Finding a Sign in Iceland

Here’s the thing about Iceland-it’s a fascinating place; the ever changing landscapes, the unpredictable weather, the unrelenting winds, the extraordinary views, and the food.

But it’s almost as if they don’t want you to know how great it is here. They’re not braggarts or, truth be told, helpful. It’s almost as if they have a national motto, “Welcome to Iceland, now you’re on your own!”

There is a definite lack of signage here. You need to really, really, really know where you want to go and how to get there. 

Yes, yes, yes there are “signs” on the road, but they make no sense – it’s a bunch of consonants strung together with one, ok, maybe two vowels – but Y’s don’t really count.

As you’re driving around in this absolutely stunning country, marveling at the splendor and total mess that is Mother Nature – good luck finding a sign for a “tourist spot.”

In the states we are assaulted with signs – I bet there’s a sign in Hoboken, NJ that says Grand Canyon 2398 miles.

Here – nothing! 

There are few, if any signs alerting you of upcoming attractions and once you actually find your destination out of sheer dumb luck, you are on your own. 

For example – the biggest thing to explode here on this tiny nation is the Fagradalsfjall volcano. It blew its lid in March, 2021 and has become a “must-see” for the vacation-starved, vaccinated masses.

Arriving in Reykjavik you can see the cloud of smoke billowing into the sky, but you have to aim for that plume to find it. There are no signs, no souvenir shops, no instant lava cakes to chart the way.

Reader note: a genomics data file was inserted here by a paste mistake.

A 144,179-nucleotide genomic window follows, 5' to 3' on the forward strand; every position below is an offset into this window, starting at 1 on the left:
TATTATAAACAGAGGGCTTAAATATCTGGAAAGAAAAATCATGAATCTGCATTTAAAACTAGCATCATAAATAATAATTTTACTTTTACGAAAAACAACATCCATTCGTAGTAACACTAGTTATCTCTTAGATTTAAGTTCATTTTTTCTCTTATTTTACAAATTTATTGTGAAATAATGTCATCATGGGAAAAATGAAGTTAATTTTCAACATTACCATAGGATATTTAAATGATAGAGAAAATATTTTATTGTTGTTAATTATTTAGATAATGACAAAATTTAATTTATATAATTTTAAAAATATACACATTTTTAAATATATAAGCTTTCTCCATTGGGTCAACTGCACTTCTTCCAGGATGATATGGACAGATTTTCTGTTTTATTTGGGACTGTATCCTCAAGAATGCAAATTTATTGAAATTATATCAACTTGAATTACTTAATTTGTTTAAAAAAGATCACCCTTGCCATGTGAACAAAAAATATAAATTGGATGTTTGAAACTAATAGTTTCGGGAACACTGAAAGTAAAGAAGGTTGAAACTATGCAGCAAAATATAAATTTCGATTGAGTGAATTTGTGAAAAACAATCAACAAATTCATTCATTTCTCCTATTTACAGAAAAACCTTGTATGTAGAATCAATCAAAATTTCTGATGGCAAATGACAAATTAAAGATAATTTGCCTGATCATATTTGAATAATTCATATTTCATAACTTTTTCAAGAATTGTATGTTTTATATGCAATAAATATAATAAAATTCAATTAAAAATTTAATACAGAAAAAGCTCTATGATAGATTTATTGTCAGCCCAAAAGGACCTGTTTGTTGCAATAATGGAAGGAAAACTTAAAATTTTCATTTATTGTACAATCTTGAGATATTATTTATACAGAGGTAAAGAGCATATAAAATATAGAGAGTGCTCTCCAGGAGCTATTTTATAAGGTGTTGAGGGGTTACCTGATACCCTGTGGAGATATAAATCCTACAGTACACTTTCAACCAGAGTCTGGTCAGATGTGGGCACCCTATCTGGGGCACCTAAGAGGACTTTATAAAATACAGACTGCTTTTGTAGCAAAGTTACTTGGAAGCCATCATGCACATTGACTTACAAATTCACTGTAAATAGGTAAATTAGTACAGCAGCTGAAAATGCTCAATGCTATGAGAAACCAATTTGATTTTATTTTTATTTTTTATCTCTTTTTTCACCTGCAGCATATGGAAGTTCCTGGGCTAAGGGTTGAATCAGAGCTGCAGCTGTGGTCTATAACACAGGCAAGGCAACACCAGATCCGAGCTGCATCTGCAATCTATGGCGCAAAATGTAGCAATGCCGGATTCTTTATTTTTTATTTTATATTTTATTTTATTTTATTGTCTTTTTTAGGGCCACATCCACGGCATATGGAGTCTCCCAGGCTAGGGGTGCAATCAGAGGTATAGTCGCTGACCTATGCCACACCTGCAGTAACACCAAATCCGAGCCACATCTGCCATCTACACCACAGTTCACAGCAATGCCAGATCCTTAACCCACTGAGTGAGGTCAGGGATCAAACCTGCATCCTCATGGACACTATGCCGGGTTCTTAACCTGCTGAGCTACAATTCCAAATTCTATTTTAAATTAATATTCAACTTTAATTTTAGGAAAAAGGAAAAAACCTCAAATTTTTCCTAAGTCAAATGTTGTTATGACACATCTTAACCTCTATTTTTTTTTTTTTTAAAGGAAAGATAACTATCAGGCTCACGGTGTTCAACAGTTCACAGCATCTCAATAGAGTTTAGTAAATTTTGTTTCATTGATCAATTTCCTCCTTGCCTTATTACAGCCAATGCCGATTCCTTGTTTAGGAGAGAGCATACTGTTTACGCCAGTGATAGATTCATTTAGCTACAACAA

Once you find the general area, there’s a parking lot(ish) and some handwritten signs that kind of point the way. 

The “way” is a five to 7 mile walk uphill …. both ways. There’s a “path,” but the way is defined by following the crowds. A slithering mass making its way up and up, forging ahead ever so slowly atop a series of mountain peaks allowing only the fittest and youngest to gallop to the top.

The funnel cake shaped tower of ash is always present, but when you see the river of jet black lava, you know you’re on the right trail. They look like black whipped cream rolling down the mountain filling in the valleys, hardening like freeze-dried ocean waves. And the ocean is what you hear! At first I thought I was hearing things, but the erupting volcano sounds like crashing waves.

Three peaks we ascended, each taller, and steeper than the last, each I swore would break me, each I conquered! But there on top of the last peak, I looked across the valley and saw the biggest sign in all of Iceland – Mother Nature’s fury on display – nature’s neon – the biggest billboard on the planet unleashing her full emotions, on fire, pent-up aggression and anger, and sadness.

It was the most beautiful sign I’ve ever seen – a map in motion – a combustible combination of revolution and evolution with each outburst of molten lava. 

You don’t need to be Jeff Bezos flying in a billion dollar phallic rocket to know our blue planet is beautiful and fragile. Here, she is literally spewing up her guts, heaving up from way below trying to rebuild, regenerate, replace the wrongs up on the surface – perhaps ever hopeful for a fresh start with a future generation who will take better care of her.

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